Grave concerns about the Border Management Authority Act have been raised, comparing it to the establishment of a department similar to the USA’s Homeland Security. Professor Jane Duncan, head of the Department of Journalism, Film and Television at the University of Johannesburg, has placed the act among “racist, ethno-nationalist developments over citizenship around the world”. It is including South Africa, she said, on the “growing list of nasty little countries that have defined themselves recently according to who they can exclude, repress and marginalise”.
In February 2019, the National Action Plan to combat racism, racial discrimination, xenophobia and related intolerance was approved by Cabinet. It acknowledges that there is a Prevention and Combating of Hate Crimes and Hate Speech Bill, and further states: “Developing specific legislation on hate crimes will have a number of advantages. It will help create a shared definition of hate crime amongst all those involved in the criminal justice system; will send a clear message that hate crimes will not be tolerated in South Africa; will provide additional tools to investigators and prosecutors to hold perpetrators accountable; will provide means to monitor efforts and trends in addressing hate crimes; and will allow for effective coordination between government service providers to reduce the impact of secondary victimisation on hate crime victims.”
Despite this acknowledgement in the action plan, nothing further has been done by the Department of Justice, or Parliament, or indeed any other entity in government regarding the hate crimes bill. This is unacceptable.
On 16 July 2019 Minister of Justice Ronald Lamola stated: “The Department [of Justice] has a critical role in developing and sustaining our hard-earned democracy. […] In order to sustain our democracy, the department advances programmes that are geared at improving the lives of all citizens, upholding the rule of law, promoting equality and ensuring the advancement of human rights and freedoms. One of the efforts in this regard is the National Action Plan […] As part of its legislative programme, the department will promote the following this financial year: the revival of the Prevention and Combating of Hate Crimes and Hate Speech Bill.”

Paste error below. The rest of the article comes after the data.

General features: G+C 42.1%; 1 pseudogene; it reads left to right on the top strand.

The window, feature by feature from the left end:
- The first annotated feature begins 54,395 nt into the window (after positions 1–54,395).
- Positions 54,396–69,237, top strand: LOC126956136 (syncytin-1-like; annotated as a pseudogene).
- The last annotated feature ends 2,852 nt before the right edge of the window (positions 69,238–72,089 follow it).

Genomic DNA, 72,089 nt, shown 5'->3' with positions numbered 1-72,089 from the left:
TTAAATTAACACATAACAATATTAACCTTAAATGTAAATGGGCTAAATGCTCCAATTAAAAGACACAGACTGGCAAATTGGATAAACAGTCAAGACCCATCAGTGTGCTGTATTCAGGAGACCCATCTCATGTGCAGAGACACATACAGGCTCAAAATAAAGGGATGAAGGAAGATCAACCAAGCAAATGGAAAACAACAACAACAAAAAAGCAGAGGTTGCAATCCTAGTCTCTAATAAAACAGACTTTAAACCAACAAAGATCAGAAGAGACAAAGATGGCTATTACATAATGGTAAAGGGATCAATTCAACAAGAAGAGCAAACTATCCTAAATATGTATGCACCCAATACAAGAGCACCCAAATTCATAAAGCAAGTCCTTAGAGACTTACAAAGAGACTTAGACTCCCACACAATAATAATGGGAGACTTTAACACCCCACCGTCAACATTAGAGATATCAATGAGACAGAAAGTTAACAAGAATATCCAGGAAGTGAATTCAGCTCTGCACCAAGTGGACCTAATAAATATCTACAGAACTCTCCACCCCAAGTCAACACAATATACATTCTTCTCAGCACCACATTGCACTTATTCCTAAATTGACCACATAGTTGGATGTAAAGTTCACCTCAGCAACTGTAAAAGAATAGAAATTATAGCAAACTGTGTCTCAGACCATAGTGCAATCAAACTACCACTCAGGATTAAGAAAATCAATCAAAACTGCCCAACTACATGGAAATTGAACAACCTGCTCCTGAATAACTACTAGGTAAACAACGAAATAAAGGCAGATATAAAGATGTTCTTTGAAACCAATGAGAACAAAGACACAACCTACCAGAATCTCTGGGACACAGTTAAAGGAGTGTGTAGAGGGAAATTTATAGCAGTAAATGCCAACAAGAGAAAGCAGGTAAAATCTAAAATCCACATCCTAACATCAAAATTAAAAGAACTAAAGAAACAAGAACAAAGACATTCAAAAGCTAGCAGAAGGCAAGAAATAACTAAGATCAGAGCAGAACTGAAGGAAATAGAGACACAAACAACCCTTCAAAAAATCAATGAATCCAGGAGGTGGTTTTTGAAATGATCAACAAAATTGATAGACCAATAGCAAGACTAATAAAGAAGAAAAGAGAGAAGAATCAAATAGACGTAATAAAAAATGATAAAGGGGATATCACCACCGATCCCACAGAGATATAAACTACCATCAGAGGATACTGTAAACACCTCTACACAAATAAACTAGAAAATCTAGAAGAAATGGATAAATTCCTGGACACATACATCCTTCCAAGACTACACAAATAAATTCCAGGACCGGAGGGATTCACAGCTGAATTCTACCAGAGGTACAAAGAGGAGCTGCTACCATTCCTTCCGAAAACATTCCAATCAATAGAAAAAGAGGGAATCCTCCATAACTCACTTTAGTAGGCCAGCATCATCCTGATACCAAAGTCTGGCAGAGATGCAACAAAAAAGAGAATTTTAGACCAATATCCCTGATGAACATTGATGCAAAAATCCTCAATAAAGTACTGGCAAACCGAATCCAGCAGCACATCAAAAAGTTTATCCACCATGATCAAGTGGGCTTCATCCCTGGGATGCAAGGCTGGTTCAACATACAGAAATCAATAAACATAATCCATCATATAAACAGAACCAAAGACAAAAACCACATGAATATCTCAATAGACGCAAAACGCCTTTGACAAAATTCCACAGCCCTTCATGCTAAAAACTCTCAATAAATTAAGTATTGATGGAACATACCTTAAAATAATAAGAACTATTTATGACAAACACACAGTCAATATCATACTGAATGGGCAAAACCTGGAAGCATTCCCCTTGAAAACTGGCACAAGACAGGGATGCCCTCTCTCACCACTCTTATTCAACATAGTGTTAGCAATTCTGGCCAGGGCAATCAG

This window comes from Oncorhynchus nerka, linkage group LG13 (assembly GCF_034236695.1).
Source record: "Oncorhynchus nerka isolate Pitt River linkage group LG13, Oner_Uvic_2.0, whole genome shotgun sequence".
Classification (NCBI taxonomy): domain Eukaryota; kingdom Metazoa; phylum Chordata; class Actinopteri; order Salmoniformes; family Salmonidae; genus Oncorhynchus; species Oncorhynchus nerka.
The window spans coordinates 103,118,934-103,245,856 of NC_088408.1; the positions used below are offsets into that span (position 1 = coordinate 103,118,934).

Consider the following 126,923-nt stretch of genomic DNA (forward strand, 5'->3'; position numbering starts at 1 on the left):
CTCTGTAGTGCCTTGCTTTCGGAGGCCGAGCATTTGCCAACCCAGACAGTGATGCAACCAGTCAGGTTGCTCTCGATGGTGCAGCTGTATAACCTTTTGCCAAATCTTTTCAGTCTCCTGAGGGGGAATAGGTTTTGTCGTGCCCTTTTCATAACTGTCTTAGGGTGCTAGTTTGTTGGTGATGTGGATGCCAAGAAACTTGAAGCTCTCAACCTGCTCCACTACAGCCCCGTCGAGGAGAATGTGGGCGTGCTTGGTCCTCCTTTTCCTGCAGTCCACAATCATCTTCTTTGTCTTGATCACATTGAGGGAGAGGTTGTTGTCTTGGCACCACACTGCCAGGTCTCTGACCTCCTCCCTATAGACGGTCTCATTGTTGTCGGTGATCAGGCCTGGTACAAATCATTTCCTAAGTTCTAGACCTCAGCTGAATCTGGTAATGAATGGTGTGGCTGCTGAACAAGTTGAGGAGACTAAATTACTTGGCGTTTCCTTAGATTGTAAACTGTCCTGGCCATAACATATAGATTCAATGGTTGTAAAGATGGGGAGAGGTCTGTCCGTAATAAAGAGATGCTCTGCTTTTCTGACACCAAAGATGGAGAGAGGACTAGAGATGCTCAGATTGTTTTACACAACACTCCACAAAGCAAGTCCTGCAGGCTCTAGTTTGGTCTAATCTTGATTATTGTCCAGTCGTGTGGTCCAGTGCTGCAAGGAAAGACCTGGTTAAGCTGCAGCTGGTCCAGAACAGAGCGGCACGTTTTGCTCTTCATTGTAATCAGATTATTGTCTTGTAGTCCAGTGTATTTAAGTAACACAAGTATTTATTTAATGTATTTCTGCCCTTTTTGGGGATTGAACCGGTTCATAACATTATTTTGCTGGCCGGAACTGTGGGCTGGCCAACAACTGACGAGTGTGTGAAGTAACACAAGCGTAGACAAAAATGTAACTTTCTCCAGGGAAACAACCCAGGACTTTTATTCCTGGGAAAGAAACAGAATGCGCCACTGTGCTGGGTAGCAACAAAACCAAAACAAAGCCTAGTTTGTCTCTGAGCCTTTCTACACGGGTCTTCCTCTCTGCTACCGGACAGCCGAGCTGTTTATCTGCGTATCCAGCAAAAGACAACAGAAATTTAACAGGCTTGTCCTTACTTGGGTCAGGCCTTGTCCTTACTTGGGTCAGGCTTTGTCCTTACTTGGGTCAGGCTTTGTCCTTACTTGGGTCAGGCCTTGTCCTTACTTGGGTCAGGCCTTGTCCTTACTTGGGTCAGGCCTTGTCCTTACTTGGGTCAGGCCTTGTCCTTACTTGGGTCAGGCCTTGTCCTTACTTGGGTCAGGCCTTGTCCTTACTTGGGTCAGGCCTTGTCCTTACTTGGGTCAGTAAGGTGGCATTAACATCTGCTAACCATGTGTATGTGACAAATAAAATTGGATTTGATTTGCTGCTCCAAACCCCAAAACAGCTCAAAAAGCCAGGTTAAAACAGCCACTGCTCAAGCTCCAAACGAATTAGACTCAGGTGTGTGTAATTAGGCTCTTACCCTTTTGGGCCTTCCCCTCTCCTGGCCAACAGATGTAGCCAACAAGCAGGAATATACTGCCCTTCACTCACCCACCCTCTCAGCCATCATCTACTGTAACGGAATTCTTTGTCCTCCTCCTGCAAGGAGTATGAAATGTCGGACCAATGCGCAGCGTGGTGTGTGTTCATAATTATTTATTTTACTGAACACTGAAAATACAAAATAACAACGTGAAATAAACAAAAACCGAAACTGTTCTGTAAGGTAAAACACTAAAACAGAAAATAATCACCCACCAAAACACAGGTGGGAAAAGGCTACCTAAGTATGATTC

Reviving the bill before Parliament is quite simply not enough. It needs to be processed and passed into law, with budget allocation for its meaningful enactment and implementation. Failure to do so is a failure to protect some of the most vulnerable people in South Africa.
Despite both the minister’s statement on promoting the hate crimes bill, and the commitments and emphasis placed on it in the National Action Plan, the bill has not moved and has not been prioritised.
Remember these names:
These are just some of the individuals who have been victims of hate crimes since the Prevention and Combating of Hate Crimes and Hate Speech Bill was revived by Parliament. Each of them had dreams, aspirations and the right to feel safe in a country where their human dignity is protected. The hate crimes bill gathers dust in Parliament, as the bodies of victims pile up.
The urgency of the current moment is clear, and has been clear for some time. The Department of Justice, together with Parliament, must act now to pass the bill into law. Anything less than that is simply not good enough. DM/MC
Sally Gandar is the chairperson of the Hate Crimes Working Group.